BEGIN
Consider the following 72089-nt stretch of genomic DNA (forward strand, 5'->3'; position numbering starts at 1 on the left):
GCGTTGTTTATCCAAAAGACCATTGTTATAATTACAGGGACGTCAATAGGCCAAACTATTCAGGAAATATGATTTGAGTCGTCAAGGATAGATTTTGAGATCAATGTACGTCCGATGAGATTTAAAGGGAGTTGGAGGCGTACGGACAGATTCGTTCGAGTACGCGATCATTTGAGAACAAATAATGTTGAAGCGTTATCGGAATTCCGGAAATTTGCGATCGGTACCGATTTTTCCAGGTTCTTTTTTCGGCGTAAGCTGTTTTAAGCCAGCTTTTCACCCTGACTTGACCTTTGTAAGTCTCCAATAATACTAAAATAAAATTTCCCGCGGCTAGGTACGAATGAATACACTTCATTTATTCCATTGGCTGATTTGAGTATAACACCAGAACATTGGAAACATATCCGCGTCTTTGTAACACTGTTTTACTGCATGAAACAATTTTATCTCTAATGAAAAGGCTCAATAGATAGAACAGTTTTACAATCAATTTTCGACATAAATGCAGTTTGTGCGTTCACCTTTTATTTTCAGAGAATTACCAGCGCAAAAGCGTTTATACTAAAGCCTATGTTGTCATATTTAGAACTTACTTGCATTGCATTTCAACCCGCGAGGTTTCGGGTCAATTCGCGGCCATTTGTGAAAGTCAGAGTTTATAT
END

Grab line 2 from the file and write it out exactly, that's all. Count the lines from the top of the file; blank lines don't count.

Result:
GCGTTGTTTATCCAAAAGACCATTGTTATAATTACAGGGACGTCAATAGGCCAAACTATTCAGGAAATATGATTTGAGTCGTCAAGGATAGATTTTGAGATCAATGTACGTCCGATGAGATTTAAAGGGAGTTGGAGGCGTACGGACAGATTCGTTCGAGTACGCGATCATTTGAGAACAAATAATGTTGAAGCGTTATCGGAATTCCGGAAATTTGCGATCGGTACCGATTTTTCCAGGTTCTTTTTTCGGCGTAAGCTGTTTTAAGCCAGCTTTTCACCCTGACTTGACCTTTGTAAGTCTCCAATAATACTAAAATAAAATTTCCCGCGGCTAGGTACGAATGAATACACTTCATTTATTCCATTGGCTGATTTGAGTATAACACCAGAACATTGGAAACATATCCGCGTCTTTGTAACACTGTTTTACTGCATGAAACAATTTTATCTCTAATGAAAAGGCTCAATAGATAGAACAGTTTTACAATCAATTTTCGACATAAATGCAGTTTGTGCGTTCACCTTTTATTTTCAGAGAATTACCAGCGCAAAAGCGTTTATACTAAAGCCTATGTTGTCATATTTAGAACTTACTTGCATTGCATTTCAACCCGCGAGGTTTCGGGTCAATTCGCGGCCATTTGTGAAAGTCAGAGTTTATAT